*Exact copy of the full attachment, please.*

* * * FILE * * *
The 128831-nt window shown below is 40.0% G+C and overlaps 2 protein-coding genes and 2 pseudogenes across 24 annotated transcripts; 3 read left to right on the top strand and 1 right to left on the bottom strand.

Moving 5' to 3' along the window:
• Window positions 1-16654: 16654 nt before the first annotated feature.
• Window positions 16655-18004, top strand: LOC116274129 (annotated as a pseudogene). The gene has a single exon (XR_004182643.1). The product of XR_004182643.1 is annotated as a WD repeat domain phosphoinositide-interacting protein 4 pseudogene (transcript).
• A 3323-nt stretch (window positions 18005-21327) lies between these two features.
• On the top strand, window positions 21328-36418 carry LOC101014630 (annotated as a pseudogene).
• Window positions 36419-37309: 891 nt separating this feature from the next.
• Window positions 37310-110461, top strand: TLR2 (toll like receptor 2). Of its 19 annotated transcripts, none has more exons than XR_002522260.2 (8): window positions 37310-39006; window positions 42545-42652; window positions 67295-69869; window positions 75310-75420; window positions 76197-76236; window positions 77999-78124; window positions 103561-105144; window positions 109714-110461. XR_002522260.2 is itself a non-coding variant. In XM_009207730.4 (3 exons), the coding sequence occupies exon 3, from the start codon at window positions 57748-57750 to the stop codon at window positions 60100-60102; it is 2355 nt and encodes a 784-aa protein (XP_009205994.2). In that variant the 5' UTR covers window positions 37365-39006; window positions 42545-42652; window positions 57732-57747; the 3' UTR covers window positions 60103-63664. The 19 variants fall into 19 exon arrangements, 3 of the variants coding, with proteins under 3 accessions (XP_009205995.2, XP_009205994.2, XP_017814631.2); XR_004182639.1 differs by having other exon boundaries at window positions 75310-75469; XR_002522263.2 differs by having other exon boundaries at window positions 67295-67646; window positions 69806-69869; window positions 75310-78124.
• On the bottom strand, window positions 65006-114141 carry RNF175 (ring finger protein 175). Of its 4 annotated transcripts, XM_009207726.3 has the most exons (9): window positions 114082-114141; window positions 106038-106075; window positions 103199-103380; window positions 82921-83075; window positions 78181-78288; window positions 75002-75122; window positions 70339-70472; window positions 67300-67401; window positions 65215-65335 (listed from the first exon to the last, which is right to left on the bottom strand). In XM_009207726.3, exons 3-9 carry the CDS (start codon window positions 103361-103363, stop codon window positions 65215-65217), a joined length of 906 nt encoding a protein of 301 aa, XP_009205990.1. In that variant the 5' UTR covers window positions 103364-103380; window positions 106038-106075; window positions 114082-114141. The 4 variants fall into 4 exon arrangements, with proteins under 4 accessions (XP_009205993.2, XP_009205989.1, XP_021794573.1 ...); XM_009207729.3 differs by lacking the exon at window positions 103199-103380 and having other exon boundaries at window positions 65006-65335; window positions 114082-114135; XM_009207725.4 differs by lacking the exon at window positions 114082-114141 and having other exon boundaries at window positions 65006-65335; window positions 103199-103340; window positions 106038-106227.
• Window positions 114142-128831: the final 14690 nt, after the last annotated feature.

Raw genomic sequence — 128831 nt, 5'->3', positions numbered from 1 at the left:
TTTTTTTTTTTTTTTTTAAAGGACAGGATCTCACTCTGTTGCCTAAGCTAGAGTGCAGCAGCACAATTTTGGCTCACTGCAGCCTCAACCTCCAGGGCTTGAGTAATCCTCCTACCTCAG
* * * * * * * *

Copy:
The 128831-nt window shown below is 40.0% G+C and overlaps 2 protein-coding genes and 2 pseudogenes across 24 annotated transcripts; 3 read left to right on the top strand and 1 right to left on the bottom strand.

Moving 5' to 3' along the window:
• Window positions 1-16654: 16654 nt before the first annotated feature.
• Window positions 16655-18004, top strand: LOC116274129 (annotated as a pseudogene). The gene has a single exon (XR_004182643.1). The product of XR_004182643.1 is annotated as a WD repeat domain phosphoinositide-interacting protein 4 pseudogene (transcript).
• A 3323-nt stretch (window positions 18005-21327) lies between these two features.
• On the top strand, window positions 21328-36418 carry LOC101014630 (annotated as a pseudogene).
• Window positions 36419-37309: 891 nt separating this feature from the next.
• Window positions 37310-110461, top strand: TLR2 (toll like receptor 2). Of its 19 annotated transcripts, none has more exons than XR_002522260.2 (8): window positions 37310-39006; window positions 42545-42652; window positions 67295-69869; window positions 75310-75420; window positions 76197-76236; window positions 77999-78124; window positions 103561-105144; window positions 109714-110461. XR_002522260.2 is itself a non-coding variant. In XM_009207730.4 (3 exons), the coding sequence occupies exon 3, from the start codon at window positions 57748-57750 to the stop codon at window positions 60100-60102; it is 2355 nt and encodes a 784-aa protein (XP_009205994.2). In that variant the 5' UTR covers window positions 37365-39006; window positions 42545-42652; window positions 57732-57747; the 3' UTR covers window positions 60103-63664. The 19 variants fall into 19 exon arrangements, 3 of the variants coding, with proteins under 3 accessions (XP_009205995.2, XP_009205994.2, XP_017814631.2); XR_004182639.1 differs by having other exon boundaries at window positions 75310-75469; XR_002522263.2 differs by having other exon boundaries at window positions 67295-67646; window positions 69806-69869; window positions 75310-78124.
• On the bottom strand, window positions 65006-114141 carry RNF175 (ring finger protein 175). Of its 4 annotated transcripts, XM_009207726.3 has the most exons (9): window positions 114082-114141; window positions 106038-106075; window positions 103199-103380; window positions 82921-83075; window positions 78181-78288; window positions 75002-75122; window positions 70339-70472; window positions 67300-67401; window positions 65215-65335 (listed from the first exon to the last, which is right to left on the bottom strand). In XM_009207726.3, exons 3-9 carry the CDS (start codon window positions 103361-103363, stop codon window positions 65215-65217), a joined length of 906 nt encoding a protein of 301 aa, XP_009205990.1. In that variant the 5' UTR covers window positions 103364-103380; window positions 106038-106075; window positions 114082-114141. The 4 variants fall into 4 exon arrangements, with proteins under 4 accessions (XP_009205993.2, XP_009205989.1, XP_021794573.1 ...); XM_009207729.3 differs by lacking the exon at window positions 103199-103380 and having other exon boundaries at window positions 65006-65335; window positions 114082-114135; XM_009207725.4 differs by lacking the exon at window positions 114082-114141 and having other exon boundaries at window positions 65006-65335; window positions 103199-103340; window positions 106038-106227.
• Window positions 114142-128831: the final 14690 nt, after the last annotated feature.

Raw genomic sequence — 128831 nt, 5'->3', positions numbered from 1 at the left:
TTTTTTTTTTTTTTTTTAAAGGACAGGATCTCACTCTGTTGCCTAAGCTAGAGTGCAGCAGCACAATTTTGGCTCACTGCAGCCTCAACCTCCAGGGCTTGAGTAATCCTCCTACCTCAG